NACOGDOCHES COUNTY, TX (KTRE) - A special tribute was paid this morning for a man instrumental in completing Lake Naconiche in Nacogdoches County.
Former project manager, George Perry Campbell dealt with many obstacles to make it happen.
Now in retirement, Campbell is fighting his own personal challenge of brain cancer. Campbell's friends lifted his spirits Thursday.
Dignitaries and friends of George Perry Campbell gathered at the entrance to Lake Naconiche. They say thank you to the former land agent and project manager for working over two decades to bring the reservoir to fruition.
"This is a great day, and I'm honored and privileged that the county and others are recognizing my efforts on this reservoir," Campbell said.
Cancer medications play with Campbell's emotions. He fights through with the same determination that aided him during the development of Lake Naconiche.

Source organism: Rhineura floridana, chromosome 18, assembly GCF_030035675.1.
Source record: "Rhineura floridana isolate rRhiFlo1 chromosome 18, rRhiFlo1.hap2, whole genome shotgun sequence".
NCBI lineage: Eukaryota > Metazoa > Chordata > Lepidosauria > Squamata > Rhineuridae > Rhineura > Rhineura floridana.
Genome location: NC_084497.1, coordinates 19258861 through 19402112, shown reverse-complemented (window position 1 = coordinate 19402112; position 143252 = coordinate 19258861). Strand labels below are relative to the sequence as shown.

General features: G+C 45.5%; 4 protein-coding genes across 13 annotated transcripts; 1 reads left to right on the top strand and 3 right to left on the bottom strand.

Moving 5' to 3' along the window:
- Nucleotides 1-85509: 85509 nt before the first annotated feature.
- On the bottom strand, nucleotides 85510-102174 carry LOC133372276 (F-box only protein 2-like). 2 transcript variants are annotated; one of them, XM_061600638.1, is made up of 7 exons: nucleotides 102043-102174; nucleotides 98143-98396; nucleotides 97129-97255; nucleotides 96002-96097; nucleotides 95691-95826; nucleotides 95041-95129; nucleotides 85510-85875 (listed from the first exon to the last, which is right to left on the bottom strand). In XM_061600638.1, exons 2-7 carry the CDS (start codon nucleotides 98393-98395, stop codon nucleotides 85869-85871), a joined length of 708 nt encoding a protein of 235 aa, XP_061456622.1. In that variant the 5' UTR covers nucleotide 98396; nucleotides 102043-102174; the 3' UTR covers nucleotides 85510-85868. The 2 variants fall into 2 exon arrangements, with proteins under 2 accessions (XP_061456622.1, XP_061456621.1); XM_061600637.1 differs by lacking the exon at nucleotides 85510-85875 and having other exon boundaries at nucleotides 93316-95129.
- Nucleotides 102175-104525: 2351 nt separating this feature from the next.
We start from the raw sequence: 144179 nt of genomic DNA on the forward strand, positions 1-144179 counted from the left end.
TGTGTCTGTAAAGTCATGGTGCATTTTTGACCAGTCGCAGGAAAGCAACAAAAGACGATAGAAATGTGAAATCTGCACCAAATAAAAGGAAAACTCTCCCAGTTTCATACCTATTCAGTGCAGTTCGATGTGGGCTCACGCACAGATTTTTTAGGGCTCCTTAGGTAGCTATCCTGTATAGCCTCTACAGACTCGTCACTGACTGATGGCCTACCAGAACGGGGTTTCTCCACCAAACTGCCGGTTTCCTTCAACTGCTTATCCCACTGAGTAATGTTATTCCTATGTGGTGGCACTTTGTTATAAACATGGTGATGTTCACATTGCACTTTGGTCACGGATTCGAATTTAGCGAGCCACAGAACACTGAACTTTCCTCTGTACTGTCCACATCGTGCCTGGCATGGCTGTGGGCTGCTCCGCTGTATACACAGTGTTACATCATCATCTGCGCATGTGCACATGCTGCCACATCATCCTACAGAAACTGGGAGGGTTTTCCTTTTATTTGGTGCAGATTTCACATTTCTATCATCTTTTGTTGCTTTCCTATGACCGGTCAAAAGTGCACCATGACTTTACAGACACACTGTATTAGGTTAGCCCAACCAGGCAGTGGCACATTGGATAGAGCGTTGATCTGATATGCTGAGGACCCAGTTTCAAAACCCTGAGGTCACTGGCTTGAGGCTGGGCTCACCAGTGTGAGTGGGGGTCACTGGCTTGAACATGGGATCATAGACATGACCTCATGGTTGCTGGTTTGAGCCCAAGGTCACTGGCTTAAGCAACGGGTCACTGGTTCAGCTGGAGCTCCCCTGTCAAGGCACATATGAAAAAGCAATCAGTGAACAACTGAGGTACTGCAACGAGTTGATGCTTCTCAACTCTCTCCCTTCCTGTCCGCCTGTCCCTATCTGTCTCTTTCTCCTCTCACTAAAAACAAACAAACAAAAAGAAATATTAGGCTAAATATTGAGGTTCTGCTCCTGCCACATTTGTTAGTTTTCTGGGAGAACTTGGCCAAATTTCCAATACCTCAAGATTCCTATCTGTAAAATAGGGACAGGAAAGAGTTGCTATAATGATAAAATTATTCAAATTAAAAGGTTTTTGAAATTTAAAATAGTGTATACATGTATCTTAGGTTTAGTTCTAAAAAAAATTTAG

"I think it took somebody like George who would step on a toe every once in a while or would make a hard decision to get the lake done," said Jimmy Mize, the chairman of the Naconiche Parks Board.
"Without George this lake wouldn't be here today," said Jerry Don Williamson, a Nacogdoches County commissioner. "And I want to thank you from the county."
Lake Naconiche was a 1950's brainstorm. Campbell knows the history better than anyone. In the 80s he was back and forth to Austin meeting before state agencies. Environmental lawsuits, permitting, title, and funding issues occurred at every step along the way.
"It got done. It took a long time," Campbell said. "We fought a lot of battles."
Just about everything about Lake Naconiche takes time.
The pretty entry was named in Campbell's honor five years ago, but the sign wasn't erected until Thursday. Even the unveiling required a bit of perseverance. Seeing the struggle to get the cover off the sign brought a smile to Campbell's face.
Campbell remained reluctant to accept the credit his admirers give him.
"I didn't do it by myself," Campbell said. "The people of this county did it. That's who did it."
Campbell always looked forward to the day he could fish and enjoy the recreational watershed he helped accomplish.
Shortly after his retirement in 2012 Campbell fell ill. Following an operation he still deals with the effects of cancer. Today he said he's working through it.